by Jarrett Hoffman
This July, the Music by Nature series invites audiences to Cuyahoga Valley National Park for two concerts by very different groups. On Sunday, July 12, the Cuyahoga Valley Chamber Players will perform “Summer Winds,” a program of three works for woodwind quintet. Two weeks later, on Sunday, July 26, “A Romantic Summer’s Eve” will feature the Chamber Players in an assortment of works for flute, guitar, viola, and cello. Both concerts are at 6:30 pm at Happy Days Lodge. Audiences are invited to bring a picnic beginning at 5:00 pm and to join the musicians for a post-concert dessert reception. Tickets can be purchased here.
We spoke about Music by Nature with flutist Jane Berkner, interim flute professor at the University of Akron. Berkner has also served on the faculties of Ashland and Muskingum Universities, and she is director of Arts and Enrichment for the Conservancy of Cuyahoga Valley National Park.
“It’s a real thrill to play in a woodwind quintet,” said Berkner. “It’s like a small orchestral wind section, and you have to be very precise in playing together. The wind quintet also has a well-established literature, and it’s some of the most fabulous music ever written. There are some really in-depth pieces.”
The quintet’s program will include Eric Ewazen’s Roaring Fork Quintet for Wind Instruments, Karl Pilss’s Serenade for wind quintet, and Paul Valjean’s Dance Suite. Berkner said a few words about each.
“Ewazen is a native Clevelander, and that piece is a really nice fit to play in the park. The Pilss is such a big, beautiful, romantic work. It’s busy. Every member of the group has to work hard, and we’re really looking forward to playing it. Dance Suite will be a nice, light closer. It explores different styles of dance. Valjean studied bassoon at the Eastman School of Music and later became a dancer in Copenhagen, and he wrote this piece for a show in the mid-‘50s at Eastman called ‘The Bassoonists’ Ballet.’”
Berkner said that the program for “A Romantic Summer’s Eve” is a different story. “Guitarist Stephen Aron and I put together the quartet because of a single work by Ferdinand Rebay for flute, guitar, viola, and cello. So the rest of that program will be for different combinations from those four instruments. We’re playing a set of Bach inventions that were arranged for flute and cello, called (re)inventions, a Villa-Lobos piece for flute and cello, and a trio by Albert Roussel for flute, viola, and cello. We’ll end with Ricardo Iznaola’s Danzas de la Abuela (The Grandmother’s Dances) for flute, cello, and guitar. You’ll hear a lot of influences from Iznaola’s native Cuba.”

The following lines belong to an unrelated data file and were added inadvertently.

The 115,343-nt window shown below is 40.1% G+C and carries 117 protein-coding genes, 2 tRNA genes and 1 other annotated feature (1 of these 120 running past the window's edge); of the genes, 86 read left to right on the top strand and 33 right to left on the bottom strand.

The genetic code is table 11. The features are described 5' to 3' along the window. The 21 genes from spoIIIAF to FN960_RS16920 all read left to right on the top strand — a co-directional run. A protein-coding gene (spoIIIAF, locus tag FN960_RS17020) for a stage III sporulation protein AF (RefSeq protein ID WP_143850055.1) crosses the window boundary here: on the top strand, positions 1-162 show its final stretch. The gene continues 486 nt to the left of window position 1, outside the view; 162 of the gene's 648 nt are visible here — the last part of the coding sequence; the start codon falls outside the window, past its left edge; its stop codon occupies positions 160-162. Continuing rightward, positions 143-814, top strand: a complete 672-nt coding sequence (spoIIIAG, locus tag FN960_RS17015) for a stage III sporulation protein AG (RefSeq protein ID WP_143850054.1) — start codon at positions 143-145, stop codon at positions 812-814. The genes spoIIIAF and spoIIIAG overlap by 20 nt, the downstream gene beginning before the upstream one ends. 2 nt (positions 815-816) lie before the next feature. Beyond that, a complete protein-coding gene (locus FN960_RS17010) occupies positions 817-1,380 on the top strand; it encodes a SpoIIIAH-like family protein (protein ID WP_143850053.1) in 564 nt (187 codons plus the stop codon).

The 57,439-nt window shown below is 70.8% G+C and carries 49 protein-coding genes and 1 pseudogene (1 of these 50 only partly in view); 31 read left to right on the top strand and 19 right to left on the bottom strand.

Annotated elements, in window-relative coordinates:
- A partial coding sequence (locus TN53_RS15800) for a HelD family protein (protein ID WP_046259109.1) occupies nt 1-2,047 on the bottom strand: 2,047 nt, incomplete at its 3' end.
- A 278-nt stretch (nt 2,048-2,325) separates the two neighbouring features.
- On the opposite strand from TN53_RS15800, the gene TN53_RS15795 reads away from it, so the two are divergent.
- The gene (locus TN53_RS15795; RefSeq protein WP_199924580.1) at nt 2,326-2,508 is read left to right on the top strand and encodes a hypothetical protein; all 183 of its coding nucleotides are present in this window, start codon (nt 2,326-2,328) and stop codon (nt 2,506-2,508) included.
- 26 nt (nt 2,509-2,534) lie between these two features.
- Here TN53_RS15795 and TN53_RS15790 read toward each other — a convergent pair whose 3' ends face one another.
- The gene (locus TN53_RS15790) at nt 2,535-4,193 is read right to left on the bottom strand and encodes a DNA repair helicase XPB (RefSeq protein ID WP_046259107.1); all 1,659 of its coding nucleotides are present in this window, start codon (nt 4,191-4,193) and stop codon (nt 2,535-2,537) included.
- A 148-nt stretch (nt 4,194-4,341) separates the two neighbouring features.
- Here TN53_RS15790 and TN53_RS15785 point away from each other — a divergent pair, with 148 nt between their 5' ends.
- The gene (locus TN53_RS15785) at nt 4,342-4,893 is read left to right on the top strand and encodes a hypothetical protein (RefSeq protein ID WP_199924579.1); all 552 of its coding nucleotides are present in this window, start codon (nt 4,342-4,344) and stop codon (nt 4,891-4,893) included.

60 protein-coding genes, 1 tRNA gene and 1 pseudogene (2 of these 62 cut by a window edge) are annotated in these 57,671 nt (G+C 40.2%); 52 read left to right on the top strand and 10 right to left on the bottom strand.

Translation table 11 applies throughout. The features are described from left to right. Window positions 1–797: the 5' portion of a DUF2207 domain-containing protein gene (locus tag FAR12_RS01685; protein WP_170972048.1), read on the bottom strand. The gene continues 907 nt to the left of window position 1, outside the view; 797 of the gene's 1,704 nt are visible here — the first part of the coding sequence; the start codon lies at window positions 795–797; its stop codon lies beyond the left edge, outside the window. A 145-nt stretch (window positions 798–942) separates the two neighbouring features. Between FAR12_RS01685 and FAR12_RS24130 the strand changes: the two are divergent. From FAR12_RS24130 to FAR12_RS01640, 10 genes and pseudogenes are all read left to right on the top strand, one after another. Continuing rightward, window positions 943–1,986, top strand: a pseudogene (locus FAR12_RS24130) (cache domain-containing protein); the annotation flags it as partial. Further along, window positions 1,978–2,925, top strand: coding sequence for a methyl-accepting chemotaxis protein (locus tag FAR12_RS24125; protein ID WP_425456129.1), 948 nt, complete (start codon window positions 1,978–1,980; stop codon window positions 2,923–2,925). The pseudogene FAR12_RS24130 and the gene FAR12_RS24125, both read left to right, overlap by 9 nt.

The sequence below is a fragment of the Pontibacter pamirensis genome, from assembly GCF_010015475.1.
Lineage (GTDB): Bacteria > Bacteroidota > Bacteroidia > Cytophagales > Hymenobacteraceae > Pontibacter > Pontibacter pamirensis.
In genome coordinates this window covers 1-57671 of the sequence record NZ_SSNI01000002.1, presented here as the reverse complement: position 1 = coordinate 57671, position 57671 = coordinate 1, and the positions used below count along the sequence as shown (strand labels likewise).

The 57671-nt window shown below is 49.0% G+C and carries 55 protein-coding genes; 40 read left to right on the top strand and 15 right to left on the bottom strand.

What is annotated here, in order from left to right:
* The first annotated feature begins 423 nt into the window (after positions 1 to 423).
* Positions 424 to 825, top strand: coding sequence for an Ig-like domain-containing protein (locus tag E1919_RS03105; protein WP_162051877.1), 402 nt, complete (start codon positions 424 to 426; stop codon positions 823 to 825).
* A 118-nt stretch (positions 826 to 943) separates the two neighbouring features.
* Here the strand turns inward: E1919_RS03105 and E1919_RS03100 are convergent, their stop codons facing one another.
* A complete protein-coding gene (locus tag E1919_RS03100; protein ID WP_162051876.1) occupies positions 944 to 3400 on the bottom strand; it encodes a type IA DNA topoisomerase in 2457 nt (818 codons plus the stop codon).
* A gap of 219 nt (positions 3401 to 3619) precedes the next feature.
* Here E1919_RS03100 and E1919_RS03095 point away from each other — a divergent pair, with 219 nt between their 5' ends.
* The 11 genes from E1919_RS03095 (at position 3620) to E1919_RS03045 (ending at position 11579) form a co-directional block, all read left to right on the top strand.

Happy Days Lodge, the venue for both concerts, was originally a public works project under the New Deal in the 1930s, said Berkner. “The lodge is actually named after a campaign song for F.D.R., Happy Days Are Here Again.” I didn’t know the song, and she sang a little bit over the phone. “The place has such great acoustics. It seats about 250 people, and it’s air-conditioned, which is a bonus. A lot of patrons like to picnic on the back porch around 5:00. After the concerts, the musicians and audience all have dessert together, and the Conservancy cooks are really talented.”
I mentioned the stuffed bison heads that adorn the walls of the lodge. “They’ve been there forever,” said Berkner. “The conservancy rents out the room for private parties, including a lot of weddings, so you’ll often see one bison wearing a bridal veil and the other one with a top hat.”
Known for her expertise as a flute choir director, Berkner will follow up the performances at Cuyahoga Valley National Park by directing the adult flute choir camp at the Interlochen Center for the Arts. “We have our own building there on campus, and it’s lovely to be there along with the kids. There’s a real energy.”
How did Berkner become involved with flute choirs? “It all started because I wanted my students to have chamber music experience. There are so many flutists out there and only so many opportunities to perform. Since then, the repertoire for flute choir has really evolved to become even more interesting and complicated. There are so many wonderful pieces being written now, and a lot of flutists who weren’t interested in flute choir before are getting into it now.”
After Interlochen this summer, Jane will be performing at the National Flute Association convention. “I’m playing some new works with a group of Swiss and British flutists, and I’m really excited. There will be some really famous flutists there, like Matthias Ziegler and Chris Potter. It just shows that the interest level for flute ensembles, and for playing alto, bass, and contrabass flute, is really growing.”
Published on ClevelandClassical.com July 1, 2015.
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